9 Foods That Sabotage Your Sleep

Wake up refreshed after no longer snacking on these foods before bed.

With so many aspects of daily life battling for our attention, it's hard enough to get a good night's rest. Food shouldn't be one more contributing factor hurting our sleep.

Briana Rodriquez, RDN, a nutritionist and certified personal trainer for Jenny Craig, shared her tips on the top ingredients, snacks, and drinks keeping us from sleeping soundly.

To start, she recommends eating a bigger breakfast and lighter dinner, as consuming larger meals means you need a longer time to digest. "If you head to bed after a heavy meal, your digestion is going to slow and that food is going to be stored instead of used as energy. The result can be highly uncomfortable and keep you awake," Rodriquez says. This is particularly problematic if you have digestive issues, like acid reflux.

Consider skipping some of these foods a few hours before bedtime and you may find yourself with the solution to those under-eye circles—and *finally* feeling energized when the alarm goes off.

01 of 09

Spicy Foods

For those who love when their food has some kick, be careful when having spice in the evenings. Strong spices can potentially cause heartburn and indigestion, both which can worsen when lying down (translation: major trouble for sleep). If heartburn is an issue for you, have the spice for earlier in the day when you have adequate time to digest.

02 of 09


Having a night cap or glass of red wine before bed is a common wind-down ritual for many. And though alcohol might help some people fall asleep, studies have shown it actually prevents us from staying asleep. Booze causes many to toss and turn throughout the night, which means you're likely going to wake up tired. Reach for another relaxing drink like chamomile tea.

03 of 09


For those who can handle their fair share of caffeine, it may be no big deal to have a cup in the late afternoon or evening. But if you're even slightly sensitive to caffeine's jitter-inducing effects, don't reach for a cup of joe within six hours of your planned bedtime. If you need a jolt to finish off the workday, Rodriquez recommends green tea or sparkling water instead.

RELATED: Exactly How Much Coffee You Should Be Drinking Each Day, According to a Recent Study

04 of 09

Dark Chocolate

We often forget that dark chocolate contains caffeine. While it's the healthier choice between milk and white chocolate, try to enjoy your sweet snack at least a few hours before bed. Just like coffee, the caffeine in dark chocolate acts as a stimulant, hindering your chances for restful sleep.

05 of 09


"Delicious, I know! But pizza has tomato sauce on it which is acidic and can lead to an upset stomach," Rodriquez says. And if you add red pepper flakes to your pizza, the combination of tyramine, acidity, and spiciness is most likely going to leave you with indigestion that makes it harder to rest. Opt for this meal earlier in the day if you can.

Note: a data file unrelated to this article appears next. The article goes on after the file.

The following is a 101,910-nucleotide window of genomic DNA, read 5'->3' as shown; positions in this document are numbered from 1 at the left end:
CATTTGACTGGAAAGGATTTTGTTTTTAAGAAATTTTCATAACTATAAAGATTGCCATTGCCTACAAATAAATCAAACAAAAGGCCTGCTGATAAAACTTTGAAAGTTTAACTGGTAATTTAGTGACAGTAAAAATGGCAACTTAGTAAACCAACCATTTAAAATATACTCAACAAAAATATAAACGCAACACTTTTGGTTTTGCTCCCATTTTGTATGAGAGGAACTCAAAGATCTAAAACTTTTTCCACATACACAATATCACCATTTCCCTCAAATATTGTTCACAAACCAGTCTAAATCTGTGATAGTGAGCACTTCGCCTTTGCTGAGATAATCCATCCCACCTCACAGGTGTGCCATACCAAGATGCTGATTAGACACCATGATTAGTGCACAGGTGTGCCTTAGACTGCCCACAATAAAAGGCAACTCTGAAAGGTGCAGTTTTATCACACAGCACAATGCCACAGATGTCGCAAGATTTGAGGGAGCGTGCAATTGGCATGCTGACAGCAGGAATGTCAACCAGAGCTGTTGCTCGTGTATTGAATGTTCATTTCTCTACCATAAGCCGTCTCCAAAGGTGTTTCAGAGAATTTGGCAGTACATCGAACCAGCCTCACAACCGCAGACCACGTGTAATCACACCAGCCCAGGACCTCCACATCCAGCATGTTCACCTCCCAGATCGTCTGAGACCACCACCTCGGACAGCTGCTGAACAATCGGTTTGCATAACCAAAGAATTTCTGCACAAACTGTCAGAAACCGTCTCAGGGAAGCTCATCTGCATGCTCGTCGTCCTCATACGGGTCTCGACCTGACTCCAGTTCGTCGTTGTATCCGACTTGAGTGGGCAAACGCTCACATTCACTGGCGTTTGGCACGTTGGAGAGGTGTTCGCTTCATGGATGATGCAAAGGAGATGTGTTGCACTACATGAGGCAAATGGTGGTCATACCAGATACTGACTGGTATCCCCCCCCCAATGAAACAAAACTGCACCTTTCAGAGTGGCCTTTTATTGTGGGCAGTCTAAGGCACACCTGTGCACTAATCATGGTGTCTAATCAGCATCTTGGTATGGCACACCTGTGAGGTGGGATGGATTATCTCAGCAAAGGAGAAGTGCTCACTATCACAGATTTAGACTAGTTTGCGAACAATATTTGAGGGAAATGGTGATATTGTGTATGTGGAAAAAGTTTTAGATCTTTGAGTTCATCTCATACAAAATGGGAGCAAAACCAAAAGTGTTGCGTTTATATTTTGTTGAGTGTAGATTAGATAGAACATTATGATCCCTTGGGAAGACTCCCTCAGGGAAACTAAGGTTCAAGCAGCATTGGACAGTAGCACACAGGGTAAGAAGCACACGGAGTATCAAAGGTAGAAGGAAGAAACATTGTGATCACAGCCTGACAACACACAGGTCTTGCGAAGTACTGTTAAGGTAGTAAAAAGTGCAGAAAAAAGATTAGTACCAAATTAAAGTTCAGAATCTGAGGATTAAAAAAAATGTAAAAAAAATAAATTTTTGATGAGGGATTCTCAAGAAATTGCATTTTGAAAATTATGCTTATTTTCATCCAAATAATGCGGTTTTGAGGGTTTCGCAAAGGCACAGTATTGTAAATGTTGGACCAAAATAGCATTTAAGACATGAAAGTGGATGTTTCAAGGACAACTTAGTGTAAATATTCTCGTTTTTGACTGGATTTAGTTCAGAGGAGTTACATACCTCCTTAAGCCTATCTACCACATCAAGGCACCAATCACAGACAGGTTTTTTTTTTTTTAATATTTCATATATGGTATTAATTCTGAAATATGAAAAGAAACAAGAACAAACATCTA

06 of 09


We're well aware that soda is loaded with sugar and empty calories. When you drink it before bed, your digestion slows and your body will likely store the calories as opposed to using that energy. Soda also contains caffeine.

07 of 09

Cured Meat and Cheese

Cured meats and aged cheeses are a sneaky source of tyramine, the brain activity-boosting amino acid that can make some of us feel wired. Indulge earlier in the day so you can ramp down in the evening.

08 of 09

Fatty, Sugary Foods

Avoid high-fat and sugar-filled snacks and meals before hitting the hay—these foods have been associated with disrupted sleep. Consider high-protein, low-fat meals in the evening to help fall asleep faster.

09 of 09

Citrus Fruits

Citrus fruits are natural diuretics. Consume them before bedtime and you might be visiting the restroom frequently instead of getting a good night's rest.

Was this page helpful?
Real Simple is committed to using high-quality, reputable sources, including peer-reviewed studies, to support the facts in our articles. Read our editorial guidelines to learn more about how we fact check our content for accuracy.
  1. Asl SF, Mansour-Ghanaei F, Samadi H, Joukar F. Evaluations of life style factors and the severity of gastroesophageal reflux disease; a case-control studyInt J Mol Epidemiol Genet. 2015;6(1):27-32.

  2. Spadola CE, Guo N, Johnson DA, et al. Evening intake of alcohol, caffeine, and nicotine: night-to-night associations with sleep duration and continuity among African Americans in the Jackson Heart Sleep Study. Sleep. 2019;42(11):zaz136. doi:10.1093/sleep/zsz136

  3. Andersen G, Marcinek P, Sulzinger N, Schieberle P, Krautwurst D. Food sources and biomolecular targets of tyramine. Nutr Rev. 2019;77(2):107-115. doi:10.1093/nutrit/nuy036

  4. St-Onge MP, Mikic A, Pietrolungo CE. Effects of diet on sleep quality. Adv Nutr. 2016;7(5):938-949. doi:10.3945/an.116.012336

Related Articles